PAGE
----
Here is a letter I've sent to The Economist:
Sir or Madam:
With “Two out of three ain’t bad” (August 27) you complete your series on six big ideas in economics – a series on, as you write in your July 21st introduction, “[w]hat economists can learn from the discipline’s seminal papers.” The series is useful. I fear, though, that your choice of ideas grievously if inadvertently diminishes the perceived importance of even bigger economics ideas – ideas that perhaps aren’t as clever as George Akerlof’s ‘lemons’ model or as politically convenient as the Keynesian multiplier, but that form the foundation of all sound economics.
These foundational ideas include F.A. Hayek’s explanation that market prices convey to each market participant the specific information she needs to coordinate her activities with the literally billions of other economic agents across the globe. Without these prices there are no economies for which Hyman Minsky’s analysis or the Mundell-Fleming trilemma are even potentially relevant.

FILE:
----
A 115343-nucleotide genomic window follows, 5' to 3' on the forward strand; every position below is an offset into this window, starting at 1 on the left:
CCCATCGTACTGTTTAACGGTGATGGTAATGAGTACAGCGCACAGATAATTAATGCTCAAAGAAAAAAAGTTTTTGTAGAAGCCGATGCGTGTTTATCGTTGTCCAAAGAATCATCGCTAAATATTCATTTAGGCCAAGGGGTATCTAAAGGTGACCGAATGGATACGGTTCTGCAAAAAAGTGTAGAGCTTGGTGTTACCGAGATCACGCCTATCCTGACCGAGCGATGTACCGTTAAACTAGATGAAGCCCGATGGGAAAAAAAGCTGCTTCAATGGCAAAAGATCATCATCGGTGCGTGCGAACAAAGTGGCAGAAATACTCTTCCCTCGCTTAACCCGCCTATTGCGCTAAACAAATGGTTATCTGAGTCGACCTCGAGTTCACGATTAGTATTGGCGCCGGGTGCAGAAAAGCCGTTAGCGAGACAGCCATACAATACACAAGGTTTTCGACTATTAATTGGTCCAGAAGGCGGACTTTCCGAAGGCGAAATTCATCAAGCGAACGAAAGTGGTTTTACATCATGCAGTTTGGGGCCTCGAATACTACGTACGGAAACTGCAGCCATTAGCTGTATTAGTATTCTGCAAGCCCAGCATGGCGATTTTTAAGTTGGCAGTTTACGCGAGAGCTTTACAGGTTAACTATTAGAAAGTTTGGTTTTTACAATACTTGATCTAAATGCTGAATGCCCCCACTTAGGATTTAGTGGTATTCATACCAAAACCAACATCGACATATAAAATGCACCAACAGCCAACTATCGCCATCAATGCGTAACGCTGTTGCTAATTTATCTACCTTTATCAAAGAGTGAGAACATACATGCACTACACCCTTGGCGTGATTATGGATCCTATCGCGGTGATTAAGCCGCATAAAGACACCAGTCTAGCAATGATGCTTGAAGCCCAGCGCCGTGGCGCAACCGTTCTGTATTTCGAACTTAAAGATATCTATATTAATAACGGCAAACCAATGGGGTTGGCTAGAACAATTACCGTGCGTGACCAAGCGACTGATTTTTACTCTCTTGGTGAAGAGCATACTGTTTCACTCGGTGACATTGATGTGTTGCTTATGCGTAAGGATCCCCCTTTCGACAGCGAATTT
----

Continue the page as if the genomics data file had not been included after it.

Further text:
And the idea that is the bedrock of all economics is the understanding that complex economic order emerges spontaneously, without central design or guidance, when private property is secure and markets are at least reasonably free – when, in short, there reigns what Adam Smith called the “the obvious and simple system of natural liberty.”
Too many economists today, busy mastering mathematical technique or striving to make their work relevant for current holders of political power, lamentably never learn – much less master – these and other foundational ideas. But no amount of mastery of the idea of the likes of Nash equilibrium or of the Stolper-Samuelson theorem is worth a damn without a mastery of these older, less sexy, yet foundational ideas.
Donald J. Boudreaux
Professor of Economics
Martha and Nelson Getchell Chair for the Study of Free Market Capitalism at the Mercatus Center
George Mason University
Fairfax, VA 22030